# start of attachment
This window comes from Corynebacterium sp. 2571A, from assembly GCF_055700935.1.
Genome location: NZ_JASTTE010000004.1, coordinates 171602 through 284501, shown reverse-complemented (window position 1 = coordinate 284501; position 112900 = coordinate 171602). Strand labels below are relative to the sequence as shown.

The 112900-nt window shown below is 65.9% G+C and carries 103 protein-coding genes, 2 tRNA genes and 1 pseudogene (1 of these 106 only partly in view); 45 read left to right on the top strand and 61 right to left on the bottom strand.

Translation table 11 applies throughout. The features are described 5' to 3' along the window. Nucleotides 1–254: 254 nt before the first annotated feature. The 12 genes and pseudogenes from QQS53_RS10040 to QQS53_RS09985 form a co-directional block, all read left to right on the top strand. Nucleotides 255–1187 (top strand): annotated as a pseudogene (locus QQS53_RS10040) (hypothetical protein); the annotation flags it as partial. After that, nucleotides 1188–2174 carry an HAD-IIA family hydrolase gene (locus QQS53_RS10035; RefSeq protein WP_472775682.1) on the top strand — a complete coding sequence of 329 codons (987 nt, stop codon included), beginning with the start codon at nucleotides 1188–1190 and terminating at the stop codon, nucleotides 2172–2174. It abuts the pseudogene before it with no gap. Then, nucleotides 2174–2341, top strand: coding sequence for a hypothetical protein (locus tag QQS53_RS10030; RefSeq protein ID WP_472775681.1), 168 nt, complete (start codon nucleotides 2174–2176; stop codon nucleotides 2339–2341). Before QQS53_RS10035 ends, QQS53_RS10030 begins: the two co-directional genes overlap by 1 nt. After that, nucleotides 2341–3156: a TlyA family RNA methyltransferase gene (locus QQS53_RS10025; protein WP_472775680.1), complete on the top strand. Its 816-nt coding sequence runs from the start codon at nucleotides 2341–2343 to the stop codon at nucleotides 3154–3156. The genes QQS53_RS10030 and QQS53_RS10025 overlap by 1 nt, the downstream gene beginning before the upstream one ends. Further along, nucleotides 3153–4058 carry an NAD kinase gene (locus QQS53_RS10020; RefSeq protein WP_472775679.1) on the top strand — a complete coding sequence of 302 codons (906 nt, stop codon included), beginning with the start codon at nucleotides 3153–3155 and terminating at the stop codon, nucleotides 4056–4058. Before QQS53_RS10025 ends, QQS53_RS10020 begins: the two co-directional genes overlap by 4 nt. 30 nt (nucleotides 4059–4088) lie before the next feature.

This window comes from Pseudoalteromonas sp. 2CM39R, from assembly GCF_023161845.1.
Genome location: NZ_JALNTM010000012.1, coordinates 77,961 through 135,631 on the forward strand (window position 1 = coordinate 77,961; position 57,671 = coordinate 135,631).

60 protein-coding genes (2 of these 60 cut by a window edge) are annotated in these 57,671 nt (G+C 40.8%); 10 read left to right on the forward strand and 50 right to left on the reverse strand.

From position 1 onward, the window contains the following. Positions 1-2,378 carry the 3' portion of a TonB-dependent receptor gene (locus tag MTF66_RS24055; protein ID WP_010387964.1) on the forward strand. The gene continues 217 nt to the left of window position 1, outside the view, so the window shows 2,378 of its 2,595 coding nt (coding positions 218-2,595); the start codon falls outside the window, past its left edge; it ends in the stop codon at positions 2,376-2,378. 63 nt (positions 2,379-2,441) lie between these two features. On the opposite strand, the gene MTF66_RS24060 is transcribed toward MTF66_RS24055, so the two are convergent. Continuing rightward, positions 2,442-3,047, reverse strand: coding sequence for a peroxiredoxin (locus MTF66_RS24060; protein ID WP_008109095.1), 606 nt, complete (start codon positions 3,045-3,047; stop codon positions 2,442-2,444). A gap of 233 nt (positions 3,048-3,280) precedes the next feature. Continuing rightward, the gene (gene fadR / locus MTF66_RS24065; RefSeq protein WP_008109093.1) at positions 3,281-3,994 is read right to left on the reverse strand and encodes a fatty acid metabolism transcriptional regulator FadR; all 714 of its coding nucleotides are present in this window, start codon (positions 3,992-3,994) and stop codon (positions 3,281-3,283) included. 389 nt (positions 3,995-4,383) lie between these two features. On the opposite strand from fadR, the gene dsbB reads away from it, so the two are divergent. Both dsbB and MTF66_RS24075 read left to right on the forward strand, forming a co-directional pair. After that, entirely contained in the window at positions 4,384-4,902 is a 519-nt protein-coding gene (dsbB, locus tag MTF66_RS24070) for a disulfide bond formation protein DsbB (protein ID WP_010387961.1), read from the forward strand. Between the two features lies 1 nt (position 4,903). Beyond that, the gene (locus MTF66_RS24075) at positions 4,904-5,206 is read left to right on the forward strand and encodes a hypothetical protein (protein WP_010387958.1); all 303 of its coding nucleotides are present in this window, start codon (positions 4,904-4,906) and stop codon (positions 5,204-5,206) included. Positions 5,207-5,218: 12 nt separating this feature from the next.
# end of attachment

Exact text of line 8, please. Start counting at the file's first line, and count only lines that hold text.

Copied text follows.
From position 1 onward, the window contains the following. Positions 1-2,378 carry the 3' portion of a TonB-dependent receptor gene (locus tag MTF66_RS24055; protein ID WP_010387964.1) on the forward strand. The gene continues 217 nt to the left of window position 1, outside the view, so the window shows 2,378 of its 2,595 coding nt (coding positions 218-2,595); the start codon falls outside the window, past its left edge; it ends in the stop codon at positions 2,376-2,378. 63 nt (positions 2,379-2,441) lie between these two features. On the opposite strand, the gene MTF66_RS24060 is transcribed toward MTF66_RS24055, so the two are convergent. Continuing rightward, positions 2,442-3,047, reverse strand: coding sequence for a peroxiredoxin (locus MTF66_RS24060; protein ID WP_008109095.1), 606 nt, complete (start codon positions 3,045-3,047; stop codon positions 2,442-2,444). A gap of 233 nt (positions 3,048-3,280) precedes the next feature. Continuing rightward, the gene (gene fadR / locus MTF66_RS24065; RefSeq protein WP_008109093.1) at positions 3,281-3,994 is read right to left on the reverse strand and encodes a fatty acid metabolism transcriptional regulator FadR; all 714 of its coding nucleotides are present in this window, start codon (positions 3,992-3,994) and stop codon (positions 3,281-3,283) included. 389 nt (positions 3,995-4,383) lie between these two features. On the opposite strand from fadR, the gene dsbB reads away from it, so the two are divergent. Both dsbB and MTF66_RS24075 read left to right on the forward strand, forming a co-directional pair. After that, entirely contained in the window at positions 4,384-4,902 is a 519-nt protein-coding gene (dsbB, locus tag MTF66_RS24070) for a disulfide bond formation protein DsbB (protein ID WP_010387961.1), read from the forward strand. Between the two features lies 1 nt (position 4,903). Beyond that, the gene (locus MTF66_RS24075) at positions 4,904-5,206 is read left to right on the forward strand and encodes a hypothetical protein (protein WP_010387958.1); all 303 of its coding nucleotides are present in this window, start codon (positions 4,904-4,906) and stop codon (positions 5,204-5,206) included. Positions 5,207-5,218: 12 nt separating this feature from the next.